Few nations are as aware of just how slowly old wounds heal as Germany. And though they deal daily and well with the legacy of the 1930s and 40s, there’s another, more recent scar – less apocalyptic but just as durable – that Germany and the rest of the world are only now starting to get over. The Iron Curtain fell especially hard on Germany, and the bit that fell behind it joined Bulgaria, Romania, Hungary, and the rest, cut off from most of the rest of the world for decades.
The result, even though the curtain was raised more than a quarter century ago, is that while the UK France, Italy, the Netherlands, and much of the rest of Western Europe – including the former West Germany – have benefited from the huge increase in casual travel brought about by historically low air- and cruise fares, the former Eastern Bloc remains in the shadows. Not mysterious exactly, but less familiar, less part of the West’s touristic literacy.
Dresden at dusk
The irony is that the former East Germany – the part with Brandenburg and Magdeburg, Wittenberg and Meissen -- is also the former centre of the German Empire, the place where Germany ceased to be a loose collection of principalities and margraviates and became Germany. Though the Danube (the Donau in German) is familiar to anyone who’s taken a river cruise or waltzed, the Elbe is really Germany’s great river, along which everything that made Germany German happened, from the 10th century onwards.
The Elbe River, as drawn by Dutch cartographer Willem Blaeu (1571-1638)
It all started in Brandenburg, whose castle was a Slavic fortress until Henry the Fowler (Heinrich der Finkler) won it from them in 929. Henry’s son, Otto, became Otto I (and later Otto the Great), the man who is seen as the father of the fatherland. Though the castle’s long gone, the Dom St. Peter und Paul on Dom Insel dates from just a couple of hundred years later (begun in 1165 and finished about two hundred years later).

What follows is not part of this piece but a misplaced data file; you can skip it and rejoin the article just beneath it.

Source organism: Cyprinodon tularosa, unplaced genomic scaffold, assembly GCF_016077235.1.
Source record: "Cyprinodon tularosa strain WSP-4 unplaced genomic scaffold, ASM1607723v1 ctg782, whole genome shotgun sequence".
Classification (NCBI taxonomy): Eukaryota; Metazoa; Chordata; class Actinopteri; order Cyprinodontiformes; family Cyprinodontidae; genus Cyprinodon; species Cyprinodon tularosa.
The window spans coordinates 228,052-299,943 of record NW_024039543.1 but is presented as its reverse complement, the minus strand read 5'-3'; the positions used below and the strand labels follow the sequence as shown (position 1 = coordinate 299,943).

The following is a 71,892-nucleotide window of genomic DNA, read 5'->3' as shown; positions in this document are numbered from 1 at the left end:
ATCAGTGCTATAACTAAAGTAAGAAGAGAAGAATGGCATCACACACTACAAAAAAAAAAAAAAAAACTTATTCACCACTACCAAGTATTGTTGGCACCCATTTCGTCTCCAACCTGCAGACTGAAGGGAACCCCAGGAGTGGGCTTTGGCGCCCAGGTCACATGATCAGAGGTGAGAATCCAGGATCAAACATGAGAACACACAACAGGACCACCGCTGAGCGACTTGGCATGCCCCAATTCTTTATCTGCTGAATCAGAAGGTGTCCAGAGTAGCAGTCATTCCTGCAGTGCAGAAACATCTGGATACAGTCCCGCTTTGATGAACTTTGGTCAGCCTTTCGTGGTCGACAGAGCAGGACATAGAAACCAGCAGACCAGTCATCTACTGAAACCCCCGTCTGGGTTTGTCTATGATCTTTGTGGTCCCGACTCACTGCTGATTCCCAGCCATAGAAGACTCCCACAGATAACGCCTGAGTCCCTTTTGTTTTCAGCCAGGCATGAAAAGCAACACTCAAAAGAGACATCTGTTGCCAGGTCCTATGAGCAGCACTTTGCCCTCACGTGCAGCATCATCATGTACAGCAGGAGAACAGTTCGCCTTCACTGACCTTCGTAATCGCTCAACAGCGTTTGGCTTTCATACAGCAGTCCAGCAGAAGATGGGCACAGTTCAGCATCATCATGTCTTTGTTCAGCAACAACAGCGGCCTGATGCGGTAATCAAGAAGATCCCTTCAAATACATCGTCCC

It’s home to the Wagner Organ, one of the most historically significant in the world (and named for its maker, Joachim Wagner -- who also built the grand organ in Trondheim, Norway, for those who have taken the Hurtigruten tour -- not the 19th century composer). A few hundred metres away is the Dommuseum, with its important collection of liturgical garments dating back to the 13th century.
Though Henry and Otto moved on, Brandenburg – which actually lies on a tributary of the Elbe called the Havel -- became increasingly important, ultimately becoming the centre of the Kingdom of Prussia. Its significance eclipsed nearby Berlin’s for much of its history, a fact recognized by the prominence of the gateway to the city in the middle of Berlin.
The Brandenburg Gate in Berlin
Downriver from Brandenburg in Magdeburg, historically important for being the place where both Henry and his son Otto died, 37 years apart, and where Otto is buried, in Magdeburg Cathedral, beside his first, British wife. Founded by Charlemagne the previous century, the city’s central medieval importance – it was one of the biggest cities in the Holy Roman Empire -- is highlighted in the Museum of Cultural History (where you can see the oldest equestrian statue north of the alps, the Magdeburger Reiter).
The Elbe from Madgeburg Cathedral
Martin Luther went to school here in the late 15th century and came back a few decades later to preach the new Protestantism. (Magdeburg was also the birthplace, a few centuries later, of Karl Wallenda, the founder of The Flying Wallendas.)